String Cheese Incident

Marisa Muldoon

The String Cheese Incident

For a former road dog act that seldom tours anymore, the String Cheese Incident showed no rust during its two highly-anticipated sets Friday evening. Recently celebrating 25 years together, SCI radiated its unique blend of three distinct worlds of music — bluegrass, rock and EDM. Fusing acoustic stylings with electric instruments, and layering that with all sorts of percussive elements (at the hands of Jason Hann), the sextet welcomed the Del McCoury Band during the first set for an ode to Hank Williams with “I Saw the Light.” Halfway through the second set, Billy Strings waltzed onstage for the rollicking “Black Clouds.”

Tyler Childers Delfest

Marisa Muldoon

Tyler Childers

Making his way around the festival circuit as a much-anticipated headliner this spring and summer, Childers remains a force to be reckoned with. A wrecking ball combination of incredibly perceptive songwriting backed by a world-class honky-tonk country band, the ensemble tore through Childers faves like “Whitehouse Road” and “Feathered Indians,” both of which have become bona fide anthems up and down the Appalachian Mountains. A true sense of place — of struggle, addiction, poverty and those left behind — reverberated through the massive crowd during a singalong of “Charleston Girl,” the mountains of West Virginia cradling the fairgrounds just over the North Branch Potomac River.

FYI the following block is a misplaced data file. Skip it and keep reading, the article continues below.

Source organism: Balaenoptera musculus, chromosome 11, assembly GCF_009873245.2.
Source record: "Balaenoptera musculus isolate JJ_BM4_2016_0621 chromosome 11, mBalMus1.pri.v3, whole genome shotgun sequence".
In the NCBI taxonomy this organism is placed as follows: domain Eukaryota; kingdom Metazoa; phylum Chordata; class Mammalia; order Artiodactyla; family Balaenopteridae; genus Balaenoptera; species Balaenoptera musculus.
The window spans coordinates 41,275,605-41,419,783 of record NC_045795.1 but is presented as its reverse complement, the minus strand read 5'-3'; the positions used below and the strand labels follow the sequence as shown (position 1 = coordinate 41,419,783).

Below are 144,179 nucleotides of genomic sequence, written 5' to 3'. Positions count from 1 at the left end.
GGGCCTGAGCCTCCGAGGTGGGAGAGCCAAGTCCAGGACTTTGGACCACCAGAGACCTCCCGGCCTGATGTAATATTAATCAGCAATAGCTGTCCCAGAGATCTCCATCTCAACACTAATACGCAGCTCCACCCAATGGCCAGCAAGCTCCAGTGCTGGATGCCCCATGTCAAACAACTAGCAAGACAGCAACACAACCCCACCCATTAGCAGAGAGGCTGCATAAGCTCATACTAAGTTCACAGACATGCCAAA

Del McCoury Band

Brady Cooling

Del McCoury Band/Travelin’ McCourys

It was late Saturday evening when Del McCoury stepped out in front of an electric crowd of 10,000-plus, who promptly sang him “Happy Birthday.” Though the iconic Del McCoury Band performed throughout the weekend, it was the Travelin’ McCourys set within the birthday celebration that truly emphasized the importance of Del and his legacy on American music. Taking a seat in the shadows of the side stage, McCoury, with a grin ear-to-ear, watched his sons (and grandson, Heaven McCoury) proudly take the reins. It was a sentiment of generational transition, of deep purpose and respect, that was especially felt during “Brown Eyed Women” (Grateful Dead), the melody echoing throughout the fairgrounds right as a rainstorm passed through, “Sound of the thunder with the rain pouring down/And it looks like the old man’s getting on.”

I'm With Her

Brady Cooling

I’m With Her